It is officially winter out with temperatures below freezing and even in the teens at night. On Wednesday I walked to school with 2 boys who insist on wearing there sledding goggles every day along with face covering hats. They and their friends happily threw snow at each other, rolled in it, kicked it, and occasionally walked forward. When I collected Sebastian off the bus he and Julian and 2 other neighborhood children broke out into a spontaneous gleeful snow ball fight. One little girl chose to stand next to me and eat fists full of fresh snow while her sister and the other children ran around flinging snow at each other. I stood there on the street happily watching them, thankful that I had put on my snow pants so they could play and I would not freeze into a pillar of ice. Lia, the snow eater, ended up shivering and cold.
A return to winter also means a return to my CSA having storage vegetables instead of a bounty of freshly grown produce. If you are new to visiting my blog, then you have not yet heard of the cabbage that is part of my biweekly winter vegetable share and its test to my creativity. Cabbage is one of the many vegetables that people largely left behind when refrigeration and global food production took hold. It still has a place on peoples plates but mostly as coleslaw and sauerkraut, as well as an appearance on St Patty's Day.
Personally I don't really like coleslaw and especially not when the outside temperature is below freezing. So the trick is to come up with uses for the 8 cabbages I receive over the winter that are inventive and delicious. Every winter I get better, figuring out another trick that makes me look forward to cooking with and eating my cabbage share. Yesterday I added a recipe that moves cabbage more firmly into the category of vegetables I love.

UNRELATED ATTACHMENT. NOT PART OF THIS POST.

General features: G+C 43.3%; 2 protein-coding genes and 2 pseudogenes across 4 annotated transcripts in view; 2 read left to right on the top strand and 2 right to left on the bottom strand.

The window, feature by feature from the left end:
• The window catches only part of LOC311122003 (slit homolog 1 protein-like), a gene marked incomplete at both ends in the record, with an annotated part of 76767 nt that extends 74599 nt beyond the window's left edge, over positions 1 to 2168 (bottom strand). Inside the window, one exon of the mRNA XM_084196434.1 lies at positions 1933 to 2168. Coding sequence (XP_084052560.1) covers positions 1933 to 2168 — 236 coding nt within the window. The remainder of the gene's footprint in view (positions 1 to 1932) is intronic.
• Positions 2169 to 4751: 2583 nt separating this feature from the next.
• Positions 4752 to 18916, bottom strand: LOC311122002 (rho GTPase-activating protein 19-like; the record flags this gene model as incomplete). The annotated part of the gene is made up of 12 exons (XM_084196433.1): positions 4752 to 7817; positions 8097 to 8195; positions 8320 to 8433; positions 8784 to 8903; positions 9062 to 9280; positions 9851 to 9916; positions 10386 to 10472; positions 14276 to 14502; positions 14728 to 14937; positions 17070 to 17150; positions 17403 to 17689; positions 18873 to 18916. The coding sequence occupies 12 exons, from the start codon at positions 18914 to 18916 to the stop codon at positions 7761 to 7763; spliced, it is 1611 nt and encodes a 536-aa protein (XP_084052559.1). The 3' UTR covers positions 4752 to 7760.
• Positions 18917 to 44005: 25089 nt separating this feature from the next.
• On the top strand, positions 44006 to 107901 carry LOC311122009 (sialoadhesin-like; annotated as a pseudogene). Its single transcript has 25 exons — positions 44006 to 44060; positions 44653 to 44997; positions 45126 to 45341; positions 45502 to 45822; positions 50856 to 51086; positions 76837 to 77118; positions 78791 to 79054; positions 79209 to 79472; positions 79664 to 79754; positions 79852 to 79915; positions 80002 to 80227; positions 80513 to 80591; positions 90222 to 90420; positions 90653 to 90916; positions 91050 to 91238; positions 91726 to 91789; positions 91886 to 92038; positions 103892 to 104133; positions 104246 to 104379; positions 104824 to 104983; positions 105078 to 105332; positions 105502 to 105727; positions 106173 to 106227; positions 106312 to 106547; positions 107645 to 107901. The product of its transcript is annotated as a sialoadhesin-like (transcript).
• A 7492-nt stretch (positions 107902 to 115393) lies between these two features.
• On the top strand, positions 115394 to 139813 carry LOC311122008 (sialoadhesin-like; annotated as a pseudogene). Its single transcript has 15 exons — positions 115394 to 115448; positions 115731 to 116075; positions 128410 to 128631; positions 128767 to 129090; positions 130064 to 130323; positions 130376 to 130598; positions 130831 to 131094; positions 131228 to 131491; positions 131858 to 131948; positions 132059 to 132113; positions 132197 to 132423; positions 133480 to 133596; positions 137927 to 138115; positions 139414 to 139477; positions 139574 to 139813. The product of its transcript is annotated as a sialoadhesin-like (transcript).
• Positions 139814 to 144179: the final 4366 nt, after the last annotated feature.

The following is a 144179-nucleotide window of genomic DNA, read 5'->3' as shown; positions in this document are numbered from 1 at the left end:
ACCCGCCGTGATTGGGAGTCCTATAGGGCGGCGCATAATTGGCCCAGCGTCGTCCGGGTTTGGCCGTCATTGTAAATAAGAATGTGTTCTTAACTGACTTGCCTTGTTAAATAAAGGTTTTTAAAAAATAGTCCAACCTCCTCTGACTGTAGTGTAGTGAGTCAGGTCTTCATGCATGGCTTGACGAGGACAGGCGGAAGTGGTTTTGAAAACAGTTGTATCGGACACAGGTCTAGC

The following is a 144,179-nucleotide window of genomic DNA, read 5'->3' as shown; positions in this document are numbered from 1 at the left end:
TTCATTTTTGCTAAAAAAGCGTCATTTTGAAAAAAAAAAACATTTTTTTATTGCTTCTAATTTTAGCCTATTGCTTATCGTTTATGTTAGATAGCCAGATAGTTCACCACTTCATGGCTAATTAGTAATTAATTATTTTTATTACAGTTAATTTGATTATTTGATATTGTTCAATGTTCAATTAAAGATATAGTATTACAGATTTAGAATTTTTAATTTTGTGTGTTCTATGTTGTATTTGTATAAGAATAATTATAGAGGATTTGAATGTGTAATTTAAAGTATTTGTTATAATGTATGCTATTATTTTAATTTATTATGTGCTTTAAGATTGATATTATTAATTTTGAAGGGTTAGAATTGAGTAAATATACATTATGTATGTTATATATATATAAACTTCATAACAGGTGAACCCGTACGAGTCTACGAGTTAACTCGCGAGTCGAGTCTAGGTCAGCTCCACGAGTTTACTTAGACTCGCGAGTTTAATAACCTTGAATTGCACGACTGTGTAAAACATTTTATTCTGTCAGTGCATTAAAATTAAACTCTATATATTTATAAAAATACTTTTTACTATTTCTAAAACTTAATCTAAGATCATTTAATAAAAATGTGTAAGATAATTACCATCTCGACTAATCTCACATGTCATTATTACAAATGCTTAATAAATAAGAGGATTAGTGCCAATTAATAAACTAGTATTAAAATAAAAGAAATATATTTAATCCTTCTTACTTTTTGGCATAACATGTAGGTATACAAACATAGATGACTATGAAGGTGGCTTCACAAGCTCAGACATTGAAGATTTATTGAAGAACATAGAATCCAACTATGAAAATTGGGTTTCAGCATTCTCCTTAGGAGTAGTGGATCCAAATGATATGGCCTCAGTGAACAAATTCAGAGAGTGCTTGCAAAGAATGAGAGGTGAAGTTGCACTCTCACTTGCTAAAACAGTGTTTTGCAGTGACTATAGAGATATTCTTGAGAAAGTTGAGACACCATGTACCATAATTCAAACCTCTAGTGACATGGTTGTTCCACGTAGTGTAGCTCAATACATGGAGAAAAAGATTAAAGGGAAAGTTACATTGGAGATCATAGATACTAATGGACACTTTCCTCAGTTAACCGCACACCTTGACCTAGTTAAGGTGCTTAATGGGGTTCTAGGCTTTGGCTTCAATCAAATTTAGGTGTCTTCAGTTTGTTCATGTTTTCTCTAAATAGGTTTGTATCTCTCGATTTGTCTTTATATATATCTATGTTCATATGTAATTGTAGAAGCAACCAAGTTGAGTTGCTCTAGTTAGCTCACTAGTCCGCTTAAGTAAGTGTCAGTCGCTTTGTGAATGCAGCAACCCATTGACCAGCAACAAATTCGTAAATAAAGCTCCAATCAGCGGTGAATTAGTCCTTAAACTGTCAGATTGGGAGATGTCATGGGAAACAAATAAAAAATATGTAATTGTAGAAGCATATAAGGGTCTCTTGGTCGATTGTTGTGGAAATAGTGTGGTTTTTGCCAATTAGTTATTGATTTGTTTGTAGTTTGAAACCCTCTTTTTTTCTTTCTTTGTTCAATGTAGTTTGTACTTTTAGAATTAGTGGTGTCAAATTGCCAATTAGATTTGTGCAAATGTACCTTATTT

It began when I found a recipe on Smitten Kitchen for Cauliflower with Almonds, Capers and Raisins. Part of being successful with my CSA is not to run out and buy every vegetable I see a tempting recipe for, but instead cook with what I have. Therefore I could either wait until March, and the end of the winter CSA, or find a substitution from what I have. As I read and reread the recipe, lusting after the flavors, I began to imagine it with cabbage instead of cauliflower, as they have a similar flavor profile.
When I went to make it I decided to also use some kohlrabi, not because I thought the dish needed it, but because the cabbage I had was so small. I also had to modify the cooking technique as the one time I tried to roast cabbage I found it brought out some of the more off putting flavors of cabbage rather then caramelizing and sweetening it. I also used more topping, just because it sounded so good. The original recipe calls for fresh parsley, tarragon and chives. I substituted fresh cilantro as I will have less trouble using the leftovers and I knew the flavor would work well with the other ingredients.
The end result was an epiphany of what cabbage can be. The cabbage was browned and caramelized in spots with a flavor very similar to cauliflower, only subtler. Then there was the counterpoint to the cabbage and balance from the other flavors, sweetness from the raisins, a mild acidity from the vinegar, sharpness from the capers, earthiness from the almonds and the crunch and richness from the bread crumbs. The cabbage also had a very fresh taste in this dish, which is really wonderful for a vegetable that was harvested at least 2 months ago.